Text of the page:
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The International Atomic Energy Agency (IAEA) was established to promote safe, secure and peaceful nuclear power. The IAEA reports annually to the UN General Assembly and even to the Security Council regarding non-compliance by States with their safeguards obligations.
In 2002, the IAEA grew concerned about developments in Iran and began to question Iranian assurances that its nuclear activities were of a peaceful nature and to seek access to sites where Iran was suspected of enrichment activities.
The entire world seems to agree that Iran should not be allowed to develop nuclear weapons, and since few desire a military intervention, the international community has opted to levy economic sanctions on the Islamic Republic to put them in a situation where a choice must be made between continuing their nuclear program or watching their country, economy, and citizens suffer.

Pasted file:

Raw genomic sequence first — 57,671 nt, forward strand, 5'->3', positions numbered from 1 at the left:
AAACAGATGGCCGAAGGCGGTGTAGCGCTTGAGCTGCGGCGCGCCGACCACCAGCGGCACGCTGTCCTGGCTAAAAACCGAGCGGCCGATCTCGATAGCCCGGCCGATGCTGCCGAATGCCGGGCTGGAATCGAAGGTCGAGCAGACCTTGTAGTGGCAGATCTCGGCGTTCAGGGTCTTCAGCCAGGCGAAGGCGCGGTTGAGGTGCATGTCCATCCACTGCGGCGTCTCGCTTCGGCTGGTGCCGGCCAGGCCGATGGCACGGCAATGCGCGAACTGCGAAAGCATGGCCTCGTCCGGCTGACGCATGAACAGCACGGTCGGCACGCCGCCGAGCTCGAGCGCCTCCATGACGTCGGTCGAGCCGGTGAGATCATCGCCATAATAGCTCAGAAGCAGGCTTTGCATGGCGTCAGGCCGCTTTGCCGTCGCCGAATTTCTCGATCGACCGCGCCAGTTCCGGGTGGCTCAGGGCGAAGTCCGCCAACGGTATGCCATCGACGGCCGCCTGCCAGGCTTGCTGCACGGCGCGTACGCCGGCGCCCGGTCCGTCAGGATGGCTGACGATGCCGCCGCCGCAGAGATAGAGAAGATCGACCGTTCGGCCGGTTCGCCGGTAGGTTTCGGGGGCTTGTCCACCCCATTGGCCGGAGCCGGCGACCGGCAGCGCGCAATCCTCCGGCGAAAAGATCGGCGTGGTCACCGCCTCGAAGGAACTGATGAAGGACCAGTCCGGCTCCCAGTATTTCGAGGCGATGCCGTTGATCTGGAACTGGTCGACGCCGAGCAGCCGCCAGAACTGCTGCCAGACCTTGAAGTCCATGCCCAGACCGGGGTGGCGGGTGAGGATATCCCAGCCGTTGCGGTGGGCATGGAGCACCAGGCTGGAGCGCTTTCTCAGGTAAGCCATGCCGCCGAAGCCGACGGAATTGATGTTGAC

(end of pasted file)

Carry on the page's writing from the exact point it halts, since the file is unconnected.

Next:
Unfortunately - and for a myriad of reasons - the sanctions regime has done little to deter Iran from its nuclear ambitions.
Since the discovery of Iran's covert nuclear weapons program, the international community has used negotiations to try and convince Iran to end the project. A variety of incentives have been offered to the Iranians, all of which recognizing Iran's right to pursue a nuclear option for peaceful purposes.
The hope continues to be that a diplomatic agreement will forestall the need to impose harsher sanctions on Iran or the necessity of a military option to forcefully stop Iran from developing a nuclear bomb.